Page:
Nearly 90% of all Chinese students return home after studying abroad: MOE
Published: Dec 15, 2020 08:39 PM

Some Chinese students celebrate graduation in New York. Photo: IC

The number of Chinese students returning home reached 580,300 in 2019, up 11.73 percent year-on-year, the latest data released by Ministry of Education of China (MOE) showed, while the number of students studying abroad also increased by 6.25 percent to 703,500.

Studying abroad has become a very common occurrence for Chinese students. Since China's reform and opening-up in 1978, over 6.56 million Chinese students had studied overseas, and among them, about 1.6 million Chinese students are still studying or completing research abroad, according to data released by MOE on Monday.

From 1978-2019, among the 6.56 million Chinese students, 4.9 million of them have completed their study, and 86 percent returned to China after graduating, according to MOE.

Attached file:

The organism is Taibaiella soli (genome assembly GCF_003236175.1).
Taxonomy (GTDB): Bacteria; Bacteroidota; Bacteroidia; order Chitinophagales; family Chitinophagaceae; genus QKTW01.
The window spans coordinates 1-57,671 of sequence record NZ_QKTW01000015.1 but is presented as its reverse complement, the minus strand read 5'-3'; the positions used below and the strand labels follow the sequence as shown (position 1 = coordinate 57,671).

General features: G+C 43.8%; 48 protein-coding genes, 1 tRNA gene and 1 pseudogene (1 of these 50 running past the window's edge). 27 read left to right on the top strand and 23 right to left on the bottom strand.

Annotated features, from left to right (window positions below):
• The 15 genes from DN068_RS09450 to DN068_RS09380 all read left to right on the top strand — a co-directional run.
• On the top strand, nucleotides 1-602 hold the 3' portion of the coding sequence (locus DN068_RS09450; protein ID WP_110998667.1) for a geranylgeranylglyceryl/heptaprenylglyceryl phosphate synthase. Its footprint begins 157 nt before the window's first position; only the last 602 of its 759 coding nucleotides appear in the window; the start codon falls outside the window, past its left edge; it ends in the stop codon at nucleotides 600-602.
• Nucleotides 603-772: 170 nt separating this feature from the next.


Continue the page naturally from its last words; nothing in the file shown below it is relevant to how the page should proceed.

Besides, the tide of students studying internationally fell hard due to the coronavirus as well as China-US tensions this year. 

Tang Qitao, an 18-year-old freshman from Wenzhou-based Wenzhou-Kean University, received offers in July from seven US universities before finally giving up due to the severe impact of the COVID-19 pandemic in the US.

"I would like to widen my horizons by studying abroad," Tang told the Global Times, but instead he chose a Sino-foreign cooperative education mechanism as he found the study mode and campus environment to be quite good despite the school being located within China. 

Another Chinese student surnamed Gu, studying at the London College of Communication, majoring in MA photojournalism and documentary photography, went back to China in August also due to the UK's deteriorating pandemic situation. 

Wang Li, president of Wenzhou-Kean University, told the Global Times that this year's pandemic most certainly "increased the difficulties" for Chinese students studying abroad as well as Chinese-foreign cooperative universities because international communication came to a halt amid the virus, adding that other study modes could become more popular among students.